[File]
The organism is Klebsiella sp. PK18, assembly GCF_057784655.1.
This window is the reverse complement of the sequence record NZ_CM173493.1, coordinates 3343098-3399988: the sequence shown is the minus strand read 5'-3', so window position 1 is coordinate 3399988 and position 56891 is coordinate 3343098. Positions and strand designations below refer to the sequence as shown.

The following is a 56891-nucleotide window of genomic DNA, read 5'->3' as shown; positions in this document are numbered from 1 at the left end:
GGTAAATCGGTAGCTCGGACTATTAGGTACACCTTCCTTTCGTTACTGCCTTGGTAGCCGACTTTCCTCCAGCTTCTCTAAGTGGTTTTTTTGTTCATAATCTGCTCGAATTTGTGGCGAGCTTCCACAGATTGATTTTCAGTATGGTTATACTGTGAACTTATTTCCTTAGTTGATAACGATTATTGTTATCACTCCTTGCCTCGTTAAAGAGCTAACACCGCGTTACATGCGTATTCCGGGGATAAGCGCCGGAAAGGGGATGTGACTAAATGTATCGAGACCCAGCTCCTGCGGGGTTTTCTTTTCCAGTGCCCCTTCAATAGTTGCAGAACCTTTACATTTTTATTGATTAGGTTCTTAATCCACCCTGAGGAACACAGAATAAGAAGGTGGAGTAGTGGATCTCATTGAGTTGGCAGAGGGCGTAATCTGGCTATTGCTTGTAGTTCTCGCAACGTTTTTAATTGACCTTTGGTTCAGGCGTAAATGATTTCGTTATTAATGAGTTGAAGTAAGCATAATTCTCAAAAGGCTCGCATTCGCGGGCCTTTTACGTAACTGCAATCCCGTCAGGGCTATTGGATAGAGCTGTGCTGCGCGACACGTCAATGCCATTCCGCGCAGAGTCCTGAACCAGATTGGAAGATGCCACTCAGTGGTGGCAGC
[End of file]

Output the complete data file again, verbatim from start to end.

The organism is Klebsiella sp. PK18, assembly GCF_057784655.1.
This window is the reverse complement of the sequence record NZ_CM173493.1, coordinates 3343098-3399988: the sequence shown is the minus strand read 5'-3', so window position 1 is coordinate 3399988 and position 56891 is coordinate 3343098. Positions and strand designations below refer to the sequence as shown.

The following is a 56891-nucleotide window of genomic DNA, read 5'->3' as shown; positions in this document are numbered from 1 at the left end:
GGTAAATCGGTAGCTCGGACTATTAGGTACACCTTCCTTTCGTTACTGCCTTGGTAGCCGACTTTCCTCCAGCTTCTCTAAGTGGTTTTTTTGTTCATAATCTGCTCGAATTTGTGGCGAGCTTCCACAGATTGATTTTCAGTATGGTTATACTGTGAACTTATTTCCTTAGTTGATAACGATTATTGTTATCACTCCTTGCCTCGTTAAAGAGCTAACACCGCGTTACATGCGTATTCCGGGGATAAGCGCCGGAAAGGGGATGTGACTAAATGTATCGAGACCCAGCTCCTGCGGGGTTTTCTTTTCCAGTGCCCCTTCAATAGTTGCAGAACCTTTACATTTTTATTGATTAGGTTCTTAATCCACCCTGAGGAACACAGAATAAGAAGGTGGAGTAGTGGATCTCATTGAGTTGGCAGAGGGCGTAATCTGGCTATTGCTTGTAGTTCTCGCAACGTTTTTAATTGACCTTTGGTTCAGGCGTAAATGATTTCGTTATTAATGAGTTGAAGTAAGCATAATTCTCAAAAGGCTCGCATTCGCGGGCCTTTTACGTAACTGCAATCCCGTCAGGGCTATTGGATAGAGCTGTGCTGCGCGACACGTCAATGCCATTCCGCGCAGAGTCCTGAACCAGATTGGAAGATGCCACTCAGTGGTGGCAGC